Employees work with company information on a daily basis and can be the first line of defence, when working remotely or with customers and clients at their sites. However, we all have a responsibility in maintaining safe and secure working practices and procedures.
When we work in an office environment, we work side by side with colleagues and this can help to provide focus and reinforce our security awareness. However, in this current climate, when working remotely, we lose that daily interaction and may lose sight of the threats and scams that loom close by. It therefore becomes even more important that we remain vigilant, ensuring we take a moment to deal with potential threats or scams that may come from emails, texts or telephone calls.
Criminals are experts at impersonating people, organisations and even the police, through direct contact or via the internet. They may spend hours researching you for their scams (looking you up on social media), hoping you’ll let your guard down just for one moment…
It’s upsetting, but not surprising that scammers are using the concern of the current pandemic to increase their activity. Over the last couple of months we have seen:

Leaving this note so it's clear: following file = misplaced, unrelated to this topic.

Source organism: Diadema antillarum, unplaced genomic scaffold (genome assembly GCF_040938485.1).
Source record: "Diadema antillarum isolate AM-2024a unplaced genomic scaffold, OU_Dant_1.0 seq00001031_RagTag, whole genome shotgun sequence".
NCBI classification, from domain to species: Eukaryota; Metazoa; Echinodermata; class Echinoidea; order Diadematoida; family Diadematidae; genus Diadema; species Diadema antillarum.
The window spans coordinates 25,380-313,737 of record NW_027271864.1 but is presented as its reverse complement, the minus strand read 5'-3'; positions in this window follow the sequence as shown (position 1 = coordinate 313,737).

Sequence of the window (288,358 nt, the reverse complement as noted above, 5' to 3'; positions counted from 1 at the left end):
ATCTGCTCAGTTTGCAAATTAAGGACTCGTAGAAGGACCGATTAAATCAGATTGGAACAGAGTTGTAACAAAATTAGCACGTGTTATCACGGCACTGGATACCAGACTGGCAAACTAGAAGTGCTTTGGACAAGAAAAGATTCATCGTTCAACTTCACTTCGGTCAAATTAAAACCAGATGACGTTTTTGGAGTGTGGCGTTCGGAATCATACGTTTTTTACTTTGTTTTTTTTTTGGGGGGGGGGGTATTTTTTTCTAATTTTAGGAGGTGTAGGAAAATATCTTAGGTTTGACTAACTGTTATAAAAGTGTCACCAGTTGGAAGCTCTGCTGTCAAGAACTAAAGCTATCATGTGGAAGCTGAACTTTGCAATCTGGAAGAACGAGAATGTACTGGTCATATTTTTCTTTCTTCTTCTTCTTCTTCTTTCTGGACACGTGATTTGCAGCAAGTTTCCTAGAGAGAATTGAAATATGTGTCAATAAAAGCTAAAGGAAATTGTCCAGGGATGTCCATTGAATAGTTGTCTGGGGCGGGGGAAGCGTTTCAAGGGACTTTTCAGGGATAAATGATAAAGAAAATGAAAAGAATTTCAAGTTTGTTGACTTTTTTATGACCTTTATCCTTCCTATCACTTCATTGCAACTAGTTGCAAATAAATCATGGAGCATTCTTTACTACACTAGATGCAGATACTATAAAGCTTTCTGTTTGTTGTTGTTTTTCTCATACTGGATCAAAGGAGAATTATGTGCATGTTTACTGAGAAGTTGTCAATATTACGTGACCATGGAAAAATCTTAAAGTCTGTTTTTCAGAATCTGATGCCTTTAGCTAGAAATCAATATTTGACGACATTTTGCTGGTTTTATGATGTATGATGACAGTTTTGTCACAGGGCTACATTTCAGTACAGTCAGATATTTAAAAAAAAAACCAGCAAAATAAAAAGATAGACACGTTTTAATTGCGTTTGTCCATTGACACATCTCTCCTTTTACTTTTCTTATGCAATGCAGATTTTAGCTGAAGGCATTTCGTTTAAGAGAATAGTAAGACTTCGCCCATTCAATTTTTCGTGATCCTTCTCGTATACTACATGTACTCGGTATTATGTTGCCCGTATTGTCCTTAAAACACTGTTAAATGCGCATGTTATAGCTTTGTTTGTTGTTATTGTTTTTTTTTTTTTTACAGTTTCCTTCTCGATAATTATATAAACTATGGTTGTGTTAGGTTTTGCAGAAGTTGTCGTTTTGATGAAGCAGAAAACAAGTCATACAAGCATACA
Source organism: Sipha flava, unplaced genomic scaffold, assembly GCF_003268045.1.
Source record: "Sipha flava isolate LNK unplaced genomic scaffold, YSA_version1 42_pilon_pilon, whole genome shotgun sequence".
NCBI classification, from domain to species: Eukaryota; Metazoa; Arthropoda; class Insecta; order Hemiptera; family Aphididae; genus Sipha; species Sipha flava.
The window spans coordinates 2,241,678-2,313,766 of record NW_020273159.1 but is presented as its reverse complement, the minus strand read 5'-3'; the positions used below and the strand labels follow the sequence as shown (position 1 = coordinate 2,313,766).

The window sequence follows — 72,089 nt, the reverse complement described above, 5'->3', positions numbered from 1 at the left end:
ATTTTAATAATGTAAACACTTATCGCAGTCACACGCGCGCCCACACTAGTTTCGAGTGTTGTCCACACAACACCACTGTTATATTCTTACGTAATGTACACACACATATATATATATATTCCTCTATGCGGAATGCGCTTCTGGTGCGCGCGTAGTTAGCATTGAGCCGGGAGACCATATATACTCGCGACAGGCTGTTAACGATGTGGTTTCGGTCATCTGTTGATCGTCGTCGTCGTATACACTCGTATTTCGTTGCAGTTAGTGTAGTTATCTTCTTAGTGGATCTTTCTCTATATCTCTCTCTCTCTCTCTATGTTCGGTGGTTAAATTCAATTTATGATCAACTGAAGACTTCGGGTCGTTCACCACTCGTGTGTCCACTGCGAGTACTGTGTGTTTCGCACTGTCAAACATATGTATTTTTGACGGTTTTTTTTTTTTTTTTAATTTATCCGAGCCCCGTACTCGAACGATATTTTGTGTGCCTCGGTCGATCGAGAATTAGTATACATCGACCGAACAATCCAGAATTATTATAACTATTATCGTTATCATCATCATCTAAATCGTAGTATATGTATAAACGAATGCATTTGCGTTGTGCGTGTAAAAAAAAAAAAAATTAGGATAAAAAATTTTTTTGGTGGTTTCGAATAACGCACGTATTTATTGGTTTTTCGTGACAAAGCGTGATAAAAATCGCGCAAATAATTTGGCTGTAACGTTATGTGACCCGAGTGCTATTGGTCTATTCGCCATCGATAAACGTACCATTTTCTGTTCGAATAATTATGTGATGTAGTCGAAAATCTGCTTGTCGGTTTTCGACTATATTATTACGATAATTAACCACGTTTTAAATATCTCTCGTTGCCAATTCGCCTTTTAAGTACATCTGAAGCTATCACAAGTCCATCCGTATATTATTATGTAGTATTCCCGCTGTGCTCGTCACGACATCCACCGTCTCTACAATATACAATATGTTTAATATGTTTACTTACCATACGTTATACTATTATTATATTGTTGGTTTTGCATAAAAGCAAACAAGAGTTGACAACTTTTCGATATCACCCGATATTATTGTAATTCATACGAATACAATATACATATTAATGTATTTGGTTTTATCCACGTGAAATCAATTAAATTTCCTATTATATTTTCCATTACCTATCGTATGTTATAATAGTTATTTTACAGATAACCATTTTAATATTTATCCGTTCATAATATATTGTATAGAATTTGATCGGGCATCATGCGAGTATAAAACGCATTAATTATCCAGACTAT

- Government brands to trick people, including HMRC making spurious offers of financial support through unsolicited email, phone calls and messages.
- Mobile phone company branded scams stating failed payments, with threats of phone suspension or fines through phone messages.
- Online shopping scams where people have ordered face masks, hand sanitisers and other products which have never arrived.
These criminals are exploiting COVID-19 to scam people and this is only likely to increase. Therefore you need to be aware and prepared…
- STOP – Take a moment to stop and think before clicking on links or parting with your money, your personal or work related information.
- CHALLENGE – Could it be fake? It’s ok to reject, refuse or ignore any requests. Criminals will try to rush or panic you – don’t let them.
- PROTECT – Contact your organisation’s information security point of contact and inform your line manager if you think you’ve had an incident at work. Contact your bank or relevant providers directly if you think you’ve been the victim of scam and don’t be afraid to call 101 or use an online crime reporting tool on your Force’s website to report it to the police.
Look after yourselves, your friends and your family members and stay safe.
You can find more information on fraud, tricks and scams on the www.gov.uk website, and guidance on online safety during COVID-19 at www.nationalcrimeagency.gov.uk.